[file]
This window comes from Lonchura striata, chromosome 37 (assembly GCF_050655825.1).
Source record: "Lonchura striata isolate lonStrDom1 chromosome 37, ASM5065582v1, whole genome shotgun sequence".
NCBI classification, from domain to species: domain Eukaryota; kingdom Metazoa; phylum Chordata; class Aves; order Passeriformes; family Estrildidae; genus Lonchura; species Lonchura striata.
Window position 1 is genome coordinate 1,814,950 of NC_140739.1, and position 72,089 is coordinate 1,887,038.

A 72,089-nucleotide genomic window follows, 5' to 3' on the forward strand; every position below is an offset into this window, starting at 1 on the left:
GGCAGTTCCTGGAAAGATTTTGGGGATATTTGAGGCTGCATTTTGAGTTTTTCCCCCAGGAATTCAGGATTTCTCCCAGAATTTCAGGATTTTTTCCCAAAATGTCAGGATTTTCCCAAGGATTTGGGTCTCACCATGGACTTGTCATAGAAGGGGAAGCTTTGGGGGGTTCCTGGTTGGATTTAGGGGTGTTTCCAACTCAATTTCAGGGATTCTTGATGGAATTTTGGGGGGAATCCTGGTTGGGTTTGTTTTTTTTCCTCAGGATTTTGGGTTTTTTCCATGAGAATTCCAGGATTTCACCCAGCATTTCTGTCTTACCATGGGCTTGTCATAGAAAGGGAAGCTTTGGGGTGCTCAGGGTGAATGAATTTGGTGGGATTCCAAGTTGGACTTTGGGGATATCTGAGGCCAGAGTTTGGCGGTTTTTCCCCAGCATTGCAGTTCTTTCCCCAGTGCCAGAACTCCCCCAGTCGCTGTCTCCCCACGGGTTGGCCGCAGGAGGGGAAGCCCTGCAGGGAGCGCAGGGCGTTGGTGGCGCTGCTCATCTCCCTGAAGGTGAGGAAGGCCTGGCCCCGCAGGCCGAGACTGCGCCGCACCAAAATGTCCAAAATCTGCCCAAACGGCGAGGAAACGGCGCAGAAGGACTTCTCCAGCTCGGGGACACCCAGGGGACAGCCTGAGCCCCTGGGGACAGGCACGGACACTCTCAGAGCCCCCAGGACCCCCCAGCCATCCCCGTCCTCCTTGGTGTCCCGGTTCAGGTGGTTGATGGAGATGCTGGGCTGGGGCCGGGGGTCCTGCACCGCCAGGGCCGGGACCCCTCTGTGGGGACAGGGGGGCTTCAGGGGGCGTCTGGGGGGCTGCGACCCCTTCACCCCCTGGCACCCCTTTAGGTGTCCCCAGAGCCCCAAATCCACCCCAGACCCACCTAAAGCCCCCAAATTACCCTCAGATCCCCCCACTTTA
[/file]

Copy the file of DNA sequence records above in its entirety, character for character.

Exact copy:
This window comes from Lonchura striata, chromosome 37 (assembly GCF_050655825.1).
Source record: "Lonchura striata isolate lonStrDom1 chromosome 37, ASM5065582v1, whole genome shotgun sequence".
NCBI classification, from domain to species: domain Eukaryota; kingdom Metazoa; phylum Chordata; class Aves; order Passeriformes; family Estrildidae; genus Lonchura; species Lonchura striata.
Window position 1 is genome coordinate 1,814,950 of NC_140739.1, and position 72,089 is coordinate 1,887,038.

A 72,089-nucleotide genomic window follows, 5' to 3' on the forward strand; every position below is an offset into this window, starting at 1 on the left:
GGCAGTTCCTGGAAAGATTTTGGGGATATTTGAGGCTGCATTTTGAGTTTTTCCCCCAGGAATTCAGGATTTCTCCCAGAATTTCAGGATTTTTTCCCAAAATGTCAGGATTTTCCCAAGGATTTGGGTCTCACCATGGACTTGTCATAGAAGGGGAAGCTTTGGGGGGTTCCTGGTTGGATTTAGGGGTGTTTCCAACTCAATTTCAGGGATTCTTGATGGAATTTTGGGGGGAATCCTGGTTGGGTTTGTTTTTTTTCCTCAGGATTTTGGGTTTTTTCCATGAGAATTCCAGGATTTCACCCAGCATTTCTGTCTTACCATGGGCTTGTCATAGAAAGGGAAGCTTTGGGGTGCTCAGGGTGAATGAATTTGGTGGGATTCCAAGTTGGACTTTGGGGATATCTGAGGCCAGAGTTTGGCGGTTTTTCCCCAGCATTGCAGTTCTTTCCCCAGTGCCAGAACTCCCCCAGTCGCTGTCTCCCCACGGGTTGGCCGCAGGAGGGGAAGCCCTGCAGGGAGCGCAGGGCGTTGGTGGCGCTGCTCATCTCCCTGAAGGTGAGGAAGGCCTGGCCCCGCAGGCCGAGACTGCGCCGCACCAAAATGTCCAAAATCTGCCCAAACGGCGAGGAAACGGCGCAGAAGGACTTCTCCAGCTCGGGGACACCCAGGGGACAGCCTGAGCCCCTGGGGACAGGCACGGACACTCTCAGAGCCCCCAGGACCCCCCAGCCATCCCCGTCCTCCTTGGTGTCCCGGTTCAGGTGGTTGATGGAGATGCTGGGCTGGGGCCGGGGGTCCTGCACCGCCAGGGCCGGGACCCCTCTGTGGGGACAGGGGGGCTTCAGGGGGCGTCTGGGGGGCTGCGACCCCTTCACCCCCTGGCACCCCTTTAGGTGTCCCCAGAGCCCCAAATCCACCCCAGACCCACCTAAAGCCCCCAAATTACCCTCAGATCCCCCCACTTTA